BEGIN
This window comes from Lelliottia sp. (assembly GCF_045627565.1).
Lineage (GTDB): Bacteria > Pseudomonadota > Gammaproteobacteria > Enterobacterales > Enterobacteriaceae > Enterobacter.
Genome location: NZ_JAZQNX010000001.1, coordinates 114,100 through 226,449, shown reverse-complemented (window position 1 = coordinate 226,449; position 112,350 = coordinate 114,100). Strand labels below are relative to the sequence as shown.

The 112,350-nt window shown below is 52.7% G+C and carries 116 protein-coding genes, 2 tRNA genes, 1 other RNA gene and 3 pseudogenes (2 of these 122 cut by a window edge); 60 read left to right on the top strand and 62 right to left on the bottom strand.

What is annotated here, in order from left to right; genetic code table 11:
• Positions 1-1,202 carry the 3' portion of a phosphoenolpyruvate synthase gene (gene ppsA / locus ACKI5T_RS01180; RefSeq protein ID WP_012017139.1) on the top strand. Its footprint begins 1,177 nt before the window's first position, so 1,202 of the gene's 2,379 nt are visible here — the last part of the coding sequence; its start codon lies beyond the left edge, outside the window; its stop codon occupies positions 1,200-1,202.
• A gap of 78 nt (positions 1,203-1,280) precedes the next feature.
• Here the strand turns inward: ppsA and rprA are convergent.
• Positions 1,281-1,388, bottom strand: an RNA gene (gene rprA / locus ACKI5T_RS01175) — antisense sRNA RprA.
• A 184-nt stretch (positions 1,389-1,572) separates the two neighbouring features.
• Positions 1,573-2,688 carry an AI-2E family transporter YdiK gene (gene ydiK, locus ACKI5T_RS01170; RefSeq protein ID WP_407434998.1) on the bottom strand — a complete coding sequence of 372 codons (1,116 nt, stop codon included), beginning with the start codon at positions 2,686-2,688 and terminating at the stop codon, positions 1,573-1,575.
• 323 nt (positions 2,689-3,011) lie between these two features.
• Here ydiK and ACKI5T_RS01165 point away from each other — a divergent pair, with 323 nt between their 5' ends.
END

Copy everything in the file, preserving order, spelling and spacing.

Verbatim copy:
This window comes from Lelliottia sp. (assembly GCF_045627565.1).
Lineage (GTDB): Bacteria > Pseudomonadota > Gammaproteobacteria > Enterobacterales > Enterobacteriaceae > Enterobacter.
Genome location: NZ_JAZQNX010000001.1, coordinates 114,100 through 226,449, shown reverse-complemented (window position 1 = coordinate 226,449; position 112,350 = coordinate 114,100). Strand labels below are relative to the sequence as shown.

The 112,350-nt window shown below is 52.7% G+C and carries 116 protein-coding genes, 2 tRNA genes, 1 other RNA gene and 3 pseudogenes (2 of these 122 cut by a window edge); 60 read left to right on the top strand and 62 right to left on the bottom strand.

What is annotated here, in order from left to right; genetic code table 11:
• Positions 1-1,202 carry the 3' portion of a phosphoenolpyruvate synthase gene (gene ppsA / locus ACKI5T_RS01180; RefSeq protein ID WP_012017139.1) on the top strand. Its footprint begins 1,177 nt before the window's first position, so 1,202 of the gene's 2,379 nt are visible here — the last part of the coding sequence; its start codon lies beyond the left edge, outside the window; its stop codon occupies positions 1,200-1,202.
• A gap of 78 nt (positions 1,203-1,280) precedes the next feature.
• Here the strand turns inward: ppsA and rprA are convergent.
• Positions 1,281-1,388, bottom strand: an RNA gene (gene rprA / locus ACKI5T_RS01175) — antisense sRNA RprA.
• A 184-nt stretch (positions 1,389-1,572) separates the two neighbouring features.
• Positions 1,573-2,688 carry an AI-2E family transporter YdiK gene (gene ydiK, locus ACKI5T_RS01170; RefSeq protein ID WP_407434998.1) on the bottom strand — a complete coding sequence of 372 codons (1,116 nt, stop codon included), beginning with the start codon at positions 2,686-2,688 and terminating at the stop codon, positions 1,573-1,575.
• 323 nt (positions 2,689-3,011) lie between these two features.
• Here ydiK and ACKI5T_RS01165 point away from each other — a divergent pair, with 323 nt between their 5' ends.